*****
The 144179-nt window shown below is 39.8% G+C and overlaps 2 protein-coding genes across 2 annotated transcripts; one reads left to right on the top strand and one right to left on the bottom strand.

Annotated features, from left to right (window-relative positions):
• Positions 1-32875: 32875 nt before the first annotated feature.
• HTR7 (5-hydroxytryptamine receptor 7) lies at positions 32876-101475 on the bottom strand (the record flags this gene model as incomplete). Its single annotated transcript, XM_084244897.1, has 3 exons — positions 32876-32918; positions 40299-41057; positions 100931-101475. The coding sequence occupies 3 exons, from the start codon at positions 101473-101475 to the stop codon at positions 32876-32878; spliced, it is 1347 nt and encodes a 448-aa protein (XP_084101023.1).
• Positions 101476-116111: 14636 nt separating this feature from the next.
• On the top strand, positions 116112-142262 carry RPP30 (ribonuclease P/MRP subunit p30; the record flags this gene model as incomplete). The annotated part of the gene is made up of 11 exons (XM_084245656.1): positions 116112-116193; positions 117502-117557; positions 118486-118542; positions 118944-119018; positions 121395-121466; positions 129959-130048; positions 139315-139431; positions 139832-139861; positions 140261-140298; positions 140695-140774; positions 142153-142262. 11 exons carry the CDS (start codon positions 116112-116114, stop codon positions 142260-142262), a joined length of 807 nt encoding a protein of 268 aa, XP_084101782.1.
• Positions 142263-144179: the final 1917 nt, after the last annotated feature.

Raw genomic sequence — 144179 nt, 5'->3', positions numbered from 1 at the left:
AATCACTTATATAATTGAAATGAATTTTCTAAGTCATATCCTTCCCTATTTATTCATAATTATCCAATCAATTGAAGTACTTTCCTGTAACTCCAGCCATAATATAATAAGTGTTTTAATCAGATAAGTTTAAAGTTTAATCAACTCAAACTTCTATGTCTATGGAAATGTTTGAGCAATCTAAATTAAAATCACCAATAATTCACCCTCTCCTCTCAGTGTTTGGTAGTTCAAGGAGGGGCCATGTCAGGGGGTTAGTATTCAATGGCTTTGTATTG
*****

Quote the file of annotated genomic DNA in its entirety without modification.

The 144179-nt window shown below is 39.8% G+C and overlaps 2 protein-coding genes across 2 annotated transcripts; one reads left to right on the top strand and one right to left on the bottom strand.

Annotated features, from left to right (window-relative positions):
• Positions 1-32875: 32875 nt before the first annotated feature.
• HTR7 (5-hydroxytryptamine receptor 7) lies at positions 32876-101475 on the bottom strand (the record flags this gene model as incomplete). Its single annotated transcript, XM_084244897.1, has 3 exons — positions 32876-32918; positions 40299-41057; positions 100931-101475. The coding sequence occupies 3 exons, from the start codon at positions 101473-101475 to the stop codon at positions 32876-32878; spliced, it is 1347 nt and encodes a 448-aa protein (XP_084101023.1).
• Positions 101476-116111: 14636 nt separating this feature from the next.
• On the top strand, positions 116112-142262 carry RPP30 (ribonuclease P/MRP subunit p30; the record flags this gene model as incomplete). The annotated part of the gene is made up of 11 exons (XM_084245656.1): positions 116112-116193; positions 117502-117557; positions 118486-118542; positions 118944-119018; positions 121395-121466; positions 129959-130048; positions 139315-139431; positions 139832-139861; positions 140261-140298; positions 140695-140774; positions 142153-142262. 11 exons carry the CDS (start codon positions 116112-116114, stop codon positions 142260-142262), a joined length of 807 nt encoding a protein of 268 aa, XP_084101782.1.
• Positions 142263-144179: the final 1917 nt, after the last annotated feature.

Raw genomic sequence — 144179 nt, 5'->3', positions numbered from 1 at the left:
AATCACTTATATAATTGAAATGAATTTTCTAAGTCATATCCTTCCCTATTTATTCATAATTATCCAATCAATTGAAGTACTTTCCTGTAACTCCAGCCATAATATAATAAGTGTTTTAATCAGATAAGTTTAAAGTTTAATCAACTCAAACTTCTATGTCTATGGAAATGTTTGAGCAATCTAAATTAAAATCACCAATAATTCACCCTCTCCTCTCAGTGTTTGGTAGTTCAAGGAGGGGCCATGTCAGGGGGTTAGTATTCAATGGCTTTGTATTG